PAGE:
ONE OF THE FIRST credible explanations for booming dunes came from the work of an army officer based in North Africa during World War II, Ralph Bagnold: the founder and first commander of the British Army’s Long Range Desert Group. Bagnold heard the dunes’ songs while on operations, was inspired to study them and developed a simple mathematical model to describe the phenomenon. The frequency of the sound, he proposed, was proportional to the speed of the avalanche of sand grains down the dune and inversely proportional to the size of the grains. While some scientists today believe Bagnold’s model is more or less correct, it has never been fully embraced because calculations using it result in a frequency far higher than what has been recorded in the field.

Many more measurements were made and theories developed through the second half of the 20th century. Then, in 2004 and 2006, two Parisian scientists, Bruno Andreotti and Stéphane Douady, released two different but equally convincing theories.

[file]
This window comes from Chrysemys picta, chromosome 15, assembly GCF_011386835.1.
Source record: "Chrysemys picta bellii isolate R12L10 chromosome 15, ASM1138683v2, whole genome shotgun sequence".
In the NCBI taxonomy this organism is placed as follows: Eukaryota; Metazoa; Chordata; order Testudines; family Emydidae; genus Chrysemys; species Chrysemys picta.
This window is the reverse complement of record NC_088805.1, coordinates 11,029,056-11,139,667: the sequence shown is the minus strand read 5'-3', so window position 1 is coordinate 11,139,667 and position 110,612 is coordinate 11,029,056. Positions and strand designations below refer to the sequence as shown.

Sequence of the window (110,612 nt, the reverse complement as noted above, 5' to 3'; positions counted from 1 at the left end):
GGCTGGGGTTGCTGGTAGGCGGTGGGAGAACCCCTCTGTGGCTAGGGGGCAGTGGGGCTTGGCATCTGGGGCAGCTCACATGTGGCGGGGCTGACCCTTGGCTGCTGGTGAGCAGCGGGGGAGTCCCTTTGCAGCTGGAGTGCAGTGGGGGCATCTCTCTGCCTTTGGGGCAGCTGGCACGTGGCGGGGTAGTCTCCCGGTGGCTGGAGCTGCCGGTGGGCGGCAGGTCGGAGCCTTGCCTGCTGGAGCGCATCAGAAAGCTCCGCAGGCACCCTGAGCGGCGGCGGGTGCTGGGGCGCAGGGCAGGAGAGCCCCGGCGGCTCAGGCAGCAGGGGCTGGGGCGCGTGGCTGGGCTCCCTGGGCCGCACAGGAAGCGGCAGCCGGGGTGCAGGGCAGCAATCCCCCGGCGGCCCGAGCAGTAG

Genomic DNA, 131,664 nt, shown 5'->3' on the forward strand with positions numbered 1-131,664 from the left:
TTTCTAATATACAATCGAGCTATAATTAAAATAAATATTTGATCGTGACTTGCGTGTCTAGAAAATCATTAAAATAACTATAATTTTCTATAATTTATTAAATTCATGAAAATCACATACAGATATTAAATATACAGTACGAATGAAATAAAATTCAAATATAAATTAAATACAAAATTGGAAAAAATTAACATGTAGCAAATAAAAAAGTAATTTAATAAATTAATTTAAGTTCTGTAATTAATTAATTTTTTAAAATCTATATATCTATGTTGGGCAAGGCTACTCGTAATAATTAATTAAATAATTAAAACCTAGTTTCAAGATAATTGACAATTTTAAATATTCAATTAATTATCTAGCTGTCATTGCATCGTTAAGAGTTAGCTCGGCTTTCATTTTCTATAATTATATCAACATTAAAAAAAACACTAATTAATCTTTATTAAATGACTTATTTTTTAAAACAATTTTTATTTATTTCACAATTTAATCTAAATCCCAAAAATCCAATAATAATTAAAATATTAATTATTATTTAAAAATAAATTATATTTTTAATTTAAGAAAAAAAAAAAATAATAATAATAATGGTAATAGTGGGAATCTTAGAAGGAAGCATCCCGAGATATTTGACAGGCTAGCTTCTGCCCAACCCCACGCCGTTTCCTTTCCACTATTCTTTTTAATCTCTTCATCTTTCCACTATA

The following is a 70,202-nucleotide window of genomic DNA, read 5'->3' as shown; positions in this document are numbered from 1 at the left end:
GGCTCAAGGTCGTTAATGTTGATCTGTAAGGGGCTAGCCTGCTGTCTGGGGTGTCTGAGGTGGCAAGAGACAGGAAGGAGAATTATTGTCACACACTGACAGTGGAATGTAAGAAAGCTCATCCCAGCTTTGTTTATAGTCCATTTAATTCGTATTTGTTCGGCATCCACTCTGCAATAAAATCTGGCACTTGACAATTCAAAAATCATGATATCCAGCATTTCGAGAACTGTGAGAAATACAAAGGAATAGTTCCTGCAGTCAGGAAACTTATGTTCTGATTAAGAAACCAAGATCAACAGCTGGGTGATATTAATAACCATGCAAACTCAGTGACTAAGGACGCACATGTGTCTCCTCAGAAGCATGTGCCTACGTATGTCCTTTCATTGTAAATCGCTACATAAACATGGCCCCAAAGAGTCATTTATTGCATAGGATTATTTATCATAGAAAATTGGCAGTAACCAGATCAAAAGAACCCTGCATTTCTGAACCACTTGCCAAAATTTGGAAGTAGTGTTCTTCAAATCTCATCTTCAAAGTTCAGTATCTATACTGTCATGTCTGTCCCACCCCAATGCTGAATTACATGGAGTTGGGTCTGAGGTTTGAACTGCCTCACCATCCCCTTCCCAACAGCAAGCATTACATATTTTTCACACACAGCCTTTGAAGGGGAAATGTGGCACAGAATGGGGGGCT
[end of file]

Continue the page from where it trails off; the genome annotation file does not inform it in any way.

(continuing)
Andreotti and Douady were colleagues at the École Normale Supérieure Paris in 2001. That year they went to Morocco to study crescent-shaped dunes, known as barchans, and accidentally set off avalanches that triggered the characteristic booming sound. This got them both hooked and, over a period of three or four years, they studied booming dunes together in great detail. Soon, however, their theories for the mechanism controlling booming began to diverge.

In 2004, Andreotti published a paper in the journal Physical Review Letters explaining the phenomenon through his various field measurements. Two years later, Douady and collaborators published the results of their lab experiments in the same journal. These largely backed up the ideas presented in Andreotti’s paper, but there were subtle differences. Despite the similarities of their theories, the disagreement ended their working relationship, with Andreotti ultimately moving to the Université Paris Diderot to set up a new research group.